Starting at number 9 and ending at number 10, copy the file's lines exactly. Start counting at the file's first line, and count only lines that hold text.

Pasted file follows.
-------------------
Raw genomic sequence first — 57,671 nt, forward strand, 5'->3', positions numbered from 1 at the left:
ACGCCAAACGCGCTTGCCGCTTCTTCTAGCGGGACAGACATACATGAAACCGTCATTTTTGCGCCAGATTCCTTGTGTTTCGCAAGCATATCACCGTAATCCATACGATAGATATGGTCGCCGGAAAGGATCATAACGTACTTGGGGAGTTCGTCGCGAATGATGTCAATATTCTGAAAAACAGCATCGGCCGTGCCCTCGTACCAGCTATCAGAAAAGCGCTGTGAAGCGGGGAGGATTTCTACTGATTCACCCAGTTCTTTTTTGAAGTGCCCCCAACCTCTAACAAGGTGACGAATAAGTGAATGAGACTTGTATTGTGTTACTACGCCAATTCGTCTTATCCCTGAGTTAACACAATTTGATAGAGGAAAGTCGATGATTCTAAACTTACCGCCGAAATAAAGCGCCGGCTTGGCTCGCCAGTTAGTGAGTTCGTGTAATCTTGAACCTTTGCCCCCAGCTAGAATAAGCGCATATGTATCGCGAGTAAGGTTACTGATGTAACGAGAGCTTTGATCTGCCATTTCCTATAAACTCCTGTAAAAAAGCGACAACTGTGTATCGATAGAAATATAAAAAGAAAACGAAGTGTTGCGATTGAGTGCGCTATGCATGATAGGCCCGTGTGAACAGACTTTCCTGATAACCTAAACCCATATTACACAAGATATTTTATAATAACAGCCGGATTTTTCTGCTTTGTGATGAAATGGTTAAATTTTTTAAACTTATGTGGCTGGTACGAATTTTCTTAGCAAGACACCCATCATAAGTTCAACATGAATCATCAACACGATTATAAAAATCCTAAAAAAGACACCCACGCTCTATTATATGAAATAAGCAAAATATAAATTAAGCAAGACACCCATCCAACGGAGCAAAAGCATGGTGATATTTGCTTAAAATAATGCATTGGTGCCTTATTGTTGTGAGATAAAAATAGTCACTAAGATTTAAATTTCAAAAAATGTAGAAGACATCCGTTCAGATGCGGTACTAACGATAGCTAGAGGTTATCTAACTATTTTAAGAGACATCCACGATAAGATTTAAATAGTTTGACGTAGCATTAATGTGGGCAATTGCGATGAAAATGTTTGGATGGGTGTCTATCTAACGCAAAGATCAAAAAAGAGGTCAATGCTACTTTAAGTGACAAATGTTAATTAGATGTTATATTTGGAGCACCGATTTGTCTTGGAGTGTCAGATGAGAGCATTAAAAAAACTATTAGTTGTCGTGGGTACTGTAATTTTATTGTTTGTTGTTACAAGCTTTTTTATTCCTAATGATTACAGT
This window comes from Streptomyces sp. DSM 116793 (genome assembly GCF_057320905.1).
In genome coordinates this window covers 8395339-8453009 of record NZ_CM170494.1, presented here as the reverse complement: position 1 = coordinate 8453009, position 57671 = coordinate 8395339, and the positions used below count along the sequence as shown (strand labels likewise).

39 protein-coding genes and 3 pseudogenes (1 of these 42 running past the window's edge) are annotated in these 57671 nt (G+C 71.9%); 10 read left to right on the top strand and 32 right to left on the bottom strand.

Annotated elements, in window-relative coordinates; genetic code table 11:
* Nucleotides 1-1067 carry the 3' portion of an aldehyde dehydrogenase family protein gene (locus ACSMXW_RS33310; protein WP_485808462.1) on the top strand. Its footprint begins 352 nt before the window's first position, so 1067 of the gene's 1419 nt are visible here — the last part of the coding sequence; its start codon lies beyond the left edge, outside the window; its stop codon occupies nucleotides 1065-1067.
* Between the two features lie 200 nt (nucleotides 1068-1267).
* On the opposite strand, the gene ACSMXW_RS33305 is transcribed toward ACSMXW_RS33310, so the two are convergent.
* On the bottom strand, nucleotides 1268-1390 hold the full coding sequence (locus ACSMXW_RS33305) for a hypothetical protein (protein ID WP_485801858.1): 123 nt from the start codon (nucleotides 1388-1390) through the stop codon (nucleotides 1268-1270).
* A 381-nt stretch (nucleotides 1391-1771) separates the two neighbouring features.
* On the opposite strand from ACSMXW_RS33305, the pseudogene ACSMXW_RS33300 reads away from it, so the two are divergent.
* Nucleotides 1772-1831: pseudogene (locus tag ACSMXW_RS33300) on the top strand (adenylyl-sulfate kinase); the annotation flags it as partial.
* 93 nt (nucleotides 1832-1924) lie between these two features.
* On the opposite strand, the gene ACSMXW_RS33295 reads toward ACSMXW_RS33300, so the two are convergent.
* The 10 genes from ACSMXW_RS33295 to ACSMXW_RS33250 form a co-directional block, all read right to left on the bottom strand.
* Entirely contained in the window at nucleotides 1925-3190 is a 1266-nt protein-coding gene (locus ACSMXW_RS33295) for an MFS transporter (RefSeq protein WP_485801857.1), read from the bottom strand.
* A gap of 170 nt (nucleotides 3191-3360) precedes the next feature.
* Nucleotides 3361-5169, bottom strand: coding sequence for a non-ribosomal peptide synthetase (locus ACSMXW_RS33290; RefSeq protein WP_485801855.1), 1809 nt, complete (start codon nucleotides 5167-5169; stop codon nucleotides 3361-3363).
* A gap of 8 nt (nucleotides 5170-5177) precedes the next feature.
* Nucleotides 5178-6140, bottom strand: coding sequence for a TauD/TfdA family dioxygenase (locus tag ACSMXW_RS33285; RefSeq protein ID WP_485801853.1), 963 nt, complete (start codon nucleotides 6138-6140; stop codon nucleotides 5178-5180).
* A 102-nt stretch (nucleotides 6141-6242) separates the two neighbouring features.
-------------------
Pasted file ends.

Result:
* On the opposite strand, the gene ACSMXW_RS33305 is transcribed toward ACSMXW_RS33310, so the two are convergent.
* On the bottom strand, nucleotides 1268-1390 hold the full coding sequence (locus ACSMXW_RS33305) for a hypothetical protein (protein ID WP_485801858.1): 123 nt from the start codon (nucleotides 1388-1390) through the stop codon (nucleotides 1268-1270).